Australia and NZ still rank low in the fund manager gender diversity stakes despite a slight improvement since 2008, a new Morningstar global study has found.
According to the Morningstar ‘Fund manager by gender’ report published last week, just 11 per cent of managed funds in Australia and NZ include a female portfolio manager compared the global average of about 20 per cent.
The study shows the proportion of women fund managers in Australasia has climbed from 9.9 per cent as at January to the latest higher measure taken on December 2015.
Of the 28 jurisdictions published in the report, Spain, Portugal, Hong Kong and Singapore recorded the highest female funds manager representation with scores above 25 per cent – and close to 30 per cent in the case of the latter.
UK-based Aberdeen Asset Management had the best individual firm gender balance with women occupying more than 31 per cent of all equity fund manager roles, the study found.
In general, Morningstar says female fund managers appear to have stronger influence in countries with smaller financial centres with the world’s largest funds management market, the US, near the bottom of the scale with just under 10 per cent of women.
Chris Douglas, Morningstar Australasia director manager research, said while the study doesn’t separate out the two trans-Tasman countries, NZ does at least feature a number of high-profile women fund managers.
“NZ does punch above its weight there,” Douglas said, with local identities such as Mint Asset Management, chief, Rebecca Thomas, and Fisher Funds founder, Carmer Fisher.
Fisher announced her intention to retire next year.
He said the report found funds management globally had a worse gender diversity track-record than other professions.
“It’s interesting to see that funds management has a bigger under-representation of women compared to other professions like law and medicine,” Douglas said.
The Morningstar study – authored by Madison Sargis and Laura Lutton – says that “in all cases where data is available” the funds management industry has a lower proportion of women than lawyers or doctors.
“In France, for example, women are 21% of managers named to registered funds, while women are more than half of that nation’s lawyers and 43% of France’s doctors,” the Morningstar report says. “In the US, the rate of women funds managers is lower than that in France at 10%, and the rate of women lawyers and doctors also is lower at 36% and 33%, respectively.”
As well as the dearth of women relative to other professions, the Morningstar research found significant gender bias in roles and behaviour within the funds management world.
For example, the report shows women are up to more than 40 per cent likely to run a passive fund compared to men.
“… the data tells us that the average woman fund manager is less likely to be involved in active management,” the report says. “This is the first instance where we see women moving away from active security selection.”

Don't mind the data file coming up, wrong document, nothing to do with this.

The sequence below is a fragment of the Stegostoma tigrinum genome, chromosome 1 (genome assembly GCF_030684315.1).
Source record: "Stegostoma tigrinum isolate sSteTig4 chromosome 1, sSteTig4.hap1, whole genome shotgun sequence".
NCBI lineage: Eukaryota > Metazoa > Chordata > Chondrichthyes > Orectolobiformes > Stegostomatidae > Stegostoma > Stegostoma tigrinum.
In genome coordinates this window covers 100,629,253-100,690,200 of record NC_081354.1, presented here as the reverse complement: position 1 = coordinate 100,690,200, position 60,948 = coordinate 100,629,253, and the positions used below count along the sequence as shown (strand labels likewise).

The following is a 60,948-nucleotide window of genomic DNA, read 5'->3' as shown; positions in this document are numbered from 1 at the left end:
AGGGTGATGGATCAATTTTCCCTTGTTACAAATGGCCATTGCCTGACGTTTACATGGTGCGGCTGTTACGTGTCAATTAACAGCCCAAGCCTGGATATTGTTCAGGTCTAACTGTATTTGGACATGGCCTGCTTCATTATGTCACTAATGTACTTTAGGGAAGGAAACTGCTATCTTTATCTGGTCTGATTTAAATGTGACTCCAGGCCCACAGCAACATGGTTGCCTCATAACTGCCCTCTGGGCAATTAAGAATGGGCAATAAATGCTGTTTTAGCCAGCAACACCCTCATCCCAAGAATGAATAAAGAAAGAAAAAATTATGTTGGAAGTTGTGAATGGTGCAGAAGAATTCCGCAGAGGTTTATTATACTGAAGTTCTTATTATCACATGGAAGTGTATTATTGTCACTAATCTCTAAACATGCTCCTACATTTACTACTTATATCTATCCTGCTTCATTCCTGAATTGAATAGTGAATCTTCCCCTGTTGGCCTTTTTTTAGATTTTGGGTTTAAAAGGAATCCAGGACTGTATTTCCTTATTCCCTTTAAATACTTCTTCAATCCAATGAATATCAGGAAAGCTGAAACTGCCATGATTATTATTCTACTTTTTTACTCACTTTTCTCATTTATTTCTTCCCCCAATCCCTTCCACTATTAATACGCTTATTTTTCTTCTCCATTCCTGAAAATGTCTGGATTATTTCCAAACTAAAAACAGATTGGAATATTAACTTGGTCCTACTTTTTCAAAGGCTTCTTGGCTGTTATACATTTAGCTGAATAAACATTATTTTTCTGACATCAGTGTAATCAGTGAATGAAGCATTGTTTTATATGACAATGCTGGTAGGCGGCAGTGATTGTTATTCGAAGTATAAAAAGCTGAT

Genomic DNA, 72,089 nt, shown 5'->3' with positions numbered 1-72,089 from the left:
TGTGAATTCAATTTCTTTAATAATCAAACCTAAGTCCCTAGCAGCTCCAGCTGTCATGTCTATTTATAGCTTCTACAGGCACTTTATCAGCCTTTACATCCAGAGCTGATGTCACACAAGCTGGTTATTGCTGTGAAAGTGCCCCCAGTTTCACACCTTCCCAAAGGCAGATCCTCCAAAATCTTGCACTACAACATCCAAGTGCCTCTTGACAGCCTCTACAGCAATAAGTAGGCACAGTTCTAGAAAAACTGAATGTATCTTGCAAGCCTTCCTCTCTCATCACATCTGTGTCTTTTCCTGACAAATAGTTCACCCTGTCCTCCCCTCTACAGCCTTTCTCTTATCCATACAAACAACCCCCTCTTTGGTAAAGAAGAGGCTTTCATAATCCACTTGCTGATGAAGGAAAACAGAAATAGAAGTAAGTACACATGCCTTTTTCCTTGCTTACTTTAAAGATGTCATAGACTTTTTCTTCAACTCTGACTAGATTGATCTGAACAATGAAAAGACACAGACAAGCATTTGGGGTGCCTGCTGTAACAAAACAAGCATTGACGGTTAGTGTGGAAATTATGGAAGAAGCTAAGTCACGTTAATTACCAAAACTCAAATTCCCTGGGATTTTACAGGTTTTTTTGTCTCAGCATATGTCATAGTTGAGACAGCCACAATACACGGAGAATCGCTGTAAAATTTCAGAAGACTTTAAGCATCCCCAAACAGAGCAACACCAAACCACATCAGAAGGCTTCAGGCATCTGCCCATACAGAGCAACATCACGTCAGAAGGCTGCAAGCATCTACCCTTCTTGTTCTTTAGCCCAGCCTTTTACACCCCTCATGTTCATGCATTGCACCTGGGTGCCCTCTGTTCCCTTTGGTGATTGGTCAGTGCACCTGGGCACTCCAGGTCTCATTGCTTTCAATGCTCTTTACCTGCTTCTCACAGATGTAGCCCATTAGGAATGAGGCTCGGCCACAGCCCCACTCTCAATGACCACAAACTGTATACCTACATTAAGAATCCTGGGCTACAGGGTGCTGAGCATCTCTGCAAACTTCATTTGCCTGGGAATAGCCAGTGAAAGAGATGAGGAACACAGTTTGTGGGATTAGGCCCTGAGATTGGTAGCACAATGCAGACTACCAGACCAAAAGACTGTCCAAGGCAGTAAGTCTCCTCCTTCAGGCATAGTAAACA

Furthermore, Morningstar says the trend away from women managing individual securities was also reflected in the growing number of females in the fund-of-funds space.
As well, the report found women were less likely to run multiple funds or work as solo managers (and, conversely, more highly represented in ‘team-managed’ funds).
“Fortunately for women, team-managed funds are in vogue,” Morningstar says. “When our study began in January 2008, the percentage of team-managed funds was 39.7%, but by December 2015, that percentage rose to 45.1%.”
Women also appear to be less volatile fund managers than their male counterparts with the Morningstar research showing they are less likely to trade than men “in periods of distress or growth”.
“This invest-with-conviction approach that we observe among women may be especially beneficial for active managers, which increasingly face cost scrutiny and largely have underperformed passive funds with a conventional higher-turnover approach,” the study says. “Unfortunately, our research shows women have lower odds of managing active funds.”
Interestingly, the report found the one funds area traditionally featuring high female content – socially responsible investing (SRI) – has shifted recently in favour of men.
The Morningstar research says the supply of women fund managers hasn’t kept up with demand from the burgeoning SRI sector.
“Our study suggests that men entered this market as it expanded, causing the overall likelihood of a woman managing a socially conscious fund to decrease,” the report says.
Morningstar began sexing the industry from a database of 26,340 managers of funds registered in 56 countries, allocating gender according to information supplied or by algorithmic sifting through first names where possible.
The report says there was scope for further research into questions such as barriers to entry for women in the funds industry, asset allocation variation between sexes, comparative career opportunities, and “relative performance by gender”.
“In the coming months, we expect to continue studying women in the financial industry,” Morningstar says.